As November comes to a close and the skies turn dark and rainy, we can be thankful it's just a conventional rain. Speaking as someone who spent a couple of weeks living out of a New Braunfels hotel room with a pregnant wife, three cats and a dog after Hurricane Ike turned our apartment into a water feature, the passing of hurricane season is always one that is met with a great sigh of relief. So many Houstonians remain deeply affected by the storm, to say nothing of the folks who fled here from Katrina and opted to stay rather than return to the devastation.
Director Matt Faust has released an amazing short film called home that offers a truly unique and moving look at the difference between the home you thought was secure and the ruin that is left behind in the wake of a natural disaster. Faust had just finished a round of chemotherapy treatment when his childhood home was destroyed in Katrina.
Distraught, but determined that his memories of home wouldn't fade, Faust gave himself a crash course in animation software like 3DS Max and Aftereffects to see if what he had in mind was possible. Clearly it was, as we spend five sober minutes watching images and videos from Faust's life in Louisiana weave piece by piece in and out of those same images after the flood waters had receded. It's not just a personal trip down memory lane juxtaposed with disaster shots, though.
"The bigger challenge was probably going through every surviving picture and video we had and deciding not only what pre- and post-Katrina scenes could be recreated, but also how to make those scenes relevant to a broad audience," Faust said via e-mail. "It would've been easy to create a self-indulgent archive of my favorite memories, but that wouldn't have meant much to anyone else. Instead, I tried to focus on the universal qualities of home and loss and how to reach a broad audience at an instinctual level. I spent a year thinking and writing about that before I ever touched a computer."
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Faust and his wife had just moved back to Baton Rouge after living in Houston for about six months. He was diagnosed with cancer in 2004, and spent time in Houston for treatment. Though he loved the city, he was always ready and happy to return to his home. They had just begun settling back into that home when the storm came. Like most of their friends and neighbors they lost virtually everything.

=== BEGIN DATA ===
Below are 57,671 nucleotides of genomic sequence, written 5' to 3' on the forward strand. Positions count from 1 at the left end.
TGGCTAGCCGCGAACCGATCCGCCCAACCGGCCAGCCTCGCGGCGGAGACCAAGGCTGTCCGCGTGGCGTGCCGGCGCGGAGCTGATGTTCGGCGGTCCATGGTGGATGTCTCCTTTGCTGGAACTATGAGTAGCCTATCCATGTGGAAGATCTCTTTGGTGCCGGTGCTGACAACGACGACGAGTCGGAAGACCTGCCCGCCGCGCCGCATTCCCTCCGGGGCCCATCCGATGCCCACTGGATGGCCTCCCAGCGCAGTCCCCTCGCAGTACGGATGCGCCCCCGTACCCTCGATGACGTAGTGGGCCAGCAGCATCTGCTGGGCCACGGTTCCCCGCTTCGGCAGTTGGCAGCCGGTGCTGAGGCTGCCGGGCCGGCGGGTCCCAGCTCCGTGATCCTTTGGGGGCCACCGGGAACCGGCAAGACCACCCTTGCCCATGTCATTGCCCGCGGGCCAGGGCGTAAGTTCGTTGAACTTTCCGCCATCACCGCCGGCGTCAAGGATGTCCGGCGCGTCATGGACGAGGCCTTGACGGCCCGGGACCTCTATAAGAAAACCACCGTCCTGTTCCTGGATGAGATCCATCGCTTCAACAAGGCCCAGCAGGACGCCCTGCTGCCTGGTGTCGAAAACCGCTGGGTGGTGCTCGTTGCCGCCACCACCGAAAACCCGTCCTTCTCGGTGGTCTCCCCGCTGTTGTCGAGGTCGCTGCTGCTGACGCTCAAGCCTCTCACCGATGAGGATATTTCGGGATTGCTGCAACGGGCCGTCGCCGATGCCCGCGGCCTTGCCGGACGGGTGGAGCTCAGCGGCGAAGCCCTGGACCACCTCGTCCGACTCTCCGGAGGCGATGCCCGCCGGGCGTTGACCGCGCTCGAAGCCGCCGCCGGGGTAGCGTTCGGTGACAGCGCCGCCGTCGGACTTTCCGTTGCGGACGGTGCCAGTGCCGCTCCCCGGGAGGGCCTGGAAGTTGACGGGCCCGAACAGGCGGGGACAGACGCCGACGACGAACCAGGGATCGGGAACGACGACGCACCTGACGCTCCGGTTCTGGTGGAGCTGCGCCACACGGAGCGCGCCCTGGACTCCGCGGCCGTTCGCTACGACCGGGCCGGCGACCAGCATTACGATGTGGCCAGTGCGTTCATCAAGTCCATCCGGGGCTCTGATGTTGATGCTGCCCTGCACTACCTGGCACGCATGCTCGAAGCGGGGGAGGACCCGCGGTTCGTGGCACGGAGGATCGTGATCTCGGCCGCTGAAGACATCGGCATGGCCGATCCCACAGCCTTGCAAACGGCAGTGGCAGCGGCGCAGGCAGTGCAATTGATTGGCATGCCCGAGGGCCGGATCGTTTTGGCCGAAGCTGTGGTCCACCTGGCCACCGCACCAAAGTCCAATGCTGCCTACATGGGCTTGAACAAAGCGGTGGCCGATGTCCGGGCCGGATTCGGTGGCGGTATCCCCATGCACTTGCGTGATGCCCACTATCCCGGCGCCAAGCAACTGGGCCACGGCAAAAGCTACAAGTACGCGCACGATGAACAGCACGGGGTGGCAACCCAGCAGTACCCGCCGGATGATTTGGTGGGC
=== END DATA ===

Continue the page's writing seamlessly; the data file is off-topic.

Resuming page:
"The thing that I remember most from those first weeks was hearing what had to be exaggerated rumors of the destruction, and then having those rumors confirmed when we finally made it to a working TV and saw it for ourselves," said Faust. "We made it back to the house about a month later and of course the scene was surreal; giant Dumpsters on top of houses, boats in streets, thick mud everywhere, deafening silence -- it was unbelievable. I already knew I was going to make something in response to Katrina, but that first trip back to my old house started to show me exactly what I would do."
home is like watching memory come to life. It progresses in flashes and moments, always threatened on the edges by the post-destruction reality but desperately screaming out happier times in fleeting glimpses and bright, happy colors. Mundane, everyday things become huge and important, simply because they represent the order and hope of the normal world rather than the sodden mess of nature's fury. Faust conducts a symphonic visual dream that hits a viewer over and over again in the one place he thinks he's safe: his own remembrances of childhood.
Every year those of us down here on the third coast, no matter how far away the last great storm was, feel that fear that everything could be wiped away at a moment's notice by the rains and winds that come out of the Gulf of Mexico. It's as real a part of life as the sound of the bullfrogs and crickets, and we try to tune it out as best we can. That's what makes home such a terribly impressive work. It keeps the connections that make us strong while sadly stating that the tethers to those connections rest on unstable ground.
"Everything is always in a state of change," said Faust. "We just typically don't acknowledge it outside of some attention-focusing event like a graduation or childbirth that makes us stop and say, 'Wow, life is happening...time is progressing.' An event like Katrina forces so much change in such a short period of time that we all stop and acknowledge it. But change and loss are constant and inevitable. And since our idea of home is typically a place AND a time, we all lose home, or at least our first experience of it, through subtle, gradual change if not through a dramatic event like Katrina."
Check out the film below.
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